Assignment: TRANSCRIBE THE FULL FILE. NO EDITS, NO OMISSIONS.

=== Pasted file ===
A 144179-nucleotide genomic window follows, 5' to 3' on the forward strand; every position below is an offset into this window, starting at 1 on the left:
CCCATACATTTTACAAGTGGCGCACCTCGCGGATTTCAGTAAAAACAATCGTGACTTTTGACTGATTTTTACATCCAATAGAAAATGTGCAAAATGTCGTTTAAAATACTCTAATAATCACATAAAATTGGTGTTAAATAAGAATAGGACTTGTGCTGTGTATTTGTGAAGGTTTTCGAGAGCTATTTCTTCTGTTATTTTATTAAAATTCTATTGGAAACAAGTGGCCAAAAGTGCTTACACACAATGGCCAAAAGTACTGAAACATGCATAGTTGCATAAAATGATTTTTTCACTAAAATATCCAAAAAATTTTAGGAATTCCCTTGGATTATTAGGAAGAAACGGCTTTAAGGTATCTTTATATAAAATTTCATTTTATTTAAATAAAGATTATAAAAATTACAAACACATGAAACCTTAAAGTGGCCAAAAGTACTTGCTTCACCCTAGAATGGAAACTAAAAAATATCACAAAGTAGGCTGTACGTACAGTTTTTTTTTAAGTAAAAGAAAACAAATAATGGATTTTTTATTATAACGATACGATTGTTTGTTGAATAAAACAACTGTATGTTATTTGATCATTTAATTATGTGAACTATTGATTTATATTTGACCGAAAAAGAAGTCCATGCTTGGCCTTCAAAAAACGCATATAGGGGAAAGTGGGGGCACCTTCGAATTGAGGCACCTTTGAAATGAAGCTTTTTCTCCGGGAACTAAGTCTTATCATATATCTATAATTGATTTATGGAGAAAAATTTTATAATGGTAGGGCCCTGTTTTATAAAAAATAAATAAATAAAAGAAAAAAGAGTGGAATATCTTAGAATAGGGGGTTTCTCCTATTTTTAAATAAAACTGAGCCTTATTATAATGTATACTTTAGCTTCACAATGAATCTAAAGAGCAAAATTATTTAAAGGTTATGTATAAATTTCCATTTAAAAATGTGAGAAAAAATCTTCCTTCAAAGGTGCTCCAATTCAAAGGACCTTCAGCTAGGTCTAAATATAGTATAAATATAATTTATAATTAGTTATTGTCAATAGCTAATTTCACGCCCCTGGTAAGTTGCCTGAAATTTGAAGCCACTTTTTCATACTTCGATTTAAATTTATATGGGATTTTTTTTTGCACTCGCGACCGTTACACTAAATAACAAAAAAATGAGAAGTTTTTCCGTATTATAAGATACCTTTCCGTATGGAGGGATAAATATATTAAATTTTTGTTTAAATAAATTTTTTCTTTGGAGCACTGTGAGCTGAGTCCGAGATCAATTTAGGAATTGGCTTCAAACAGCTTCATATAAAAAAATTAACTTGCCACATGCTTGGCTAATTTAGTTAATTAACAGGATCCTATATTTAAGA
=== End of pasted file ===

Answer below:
A 144179-nucleotide genomic window follows, 5' to 3' on the forward strand; every position below is an offset into this window, starting at 1 on the left:
CCCATACATTTTACAAGTGGCGCACCTCGCGGATTTCAGTAAAAACAATCGTGACTTTTGACTGATTTTTACATCCAATAGAAAATGTGCAAAATGTCGTTTAAAATACTCTAATAATCACATAAAATTGGTGTTAAATAAGAATAGGACTTGTGCTGTGTATTTGTGAAGGTTTTCGAGAGCTATTTCTTCTGTTATTTTATTAAAATTCTATTGGAAACAAGTGGCCAAAAGTGCTTACACACAATGGCCAAAAGTACTGAAACATGCATAGTTGCATAAAATGATTTTTTCACTAAAATATCCAAAAAATTTTAGGAATTCCCTTGGATTATTAGGAAGAAACGGCTTTAAGGTATCTTTATATAAAATTTCATTTTATTTAAATAAAGATTATAAAAATTACAAACACATGAAACCTTAAAGTGGCCAAAAGTACTTGCTTCACCCTAGAATGGAAACTAAAAAATATCACAAAGTAGGCTGTACGTACAGTTTTTTTTTAAGTAAAAGAAAACAAATAATGGATTTTTTATTATAACGATACGATTGTTTGTTGAATAAAACAACTGTATGTTATTTGATCATTTAATTATGTGAACTATTGATTTATATTTGACCGAAAAAGAAGTCCATGCTTGGCCTTCAAAAAACGCATATAGGGGAAAGTGGGGGCACCTTCGAATTGAGGCACCTTTGAAATGAAGCTTTTTCTCCGGGAACTAAGTCTTATCATATATCTATAATTGATTTATGGAGAAAAATTTTATAATGGTAGGGCCCTGTTTTATAAAAAATAAATAAATAAAAGAAAAAAGAGTGGAATATCTTAGAATAGGGGGTTTCTCCTATTTTTAAATAAAACTGAGCCTTATTATAATGTATACTTTAGCTTCACAATGAATCTAAAGAGCAAAATTATTTAAAGGTTATGTATAAATTTCCATTTAAAAATGTGAGAAAAAATCTTCCTTCAAAGGTGCTCCAATTCAAAGGACCTTCAGCTAGGTCTAAATATAGTATAAATATAATTTATAATTAGTTATTGTCAATAGCTAATTTCACGCCCCTGGTAAGTTGCCTGAAATTTGAAGCCACTTTTTCATACTTCGATTTAAATTTATATGGGATTTTTTTTTGCACTCGCGACCGTTACACTAAATAACAAAAAAATGAGAAGTTTTTCCGTATTATAAGATACCTTTCCGTATGGAGGGATAAATATATTAAATTTTTGTTTAAATAAATTTTTTCTTTGGAGCACTGTGAGCTGAGTCCGAGATCAATTTAGGAATTGGCTTCAAACAGCTTCATATAAAAAAATTAACTTGCCACATGCTTGGCTAATTTAGTTAATTAACAGGATCCTATATTTAAGA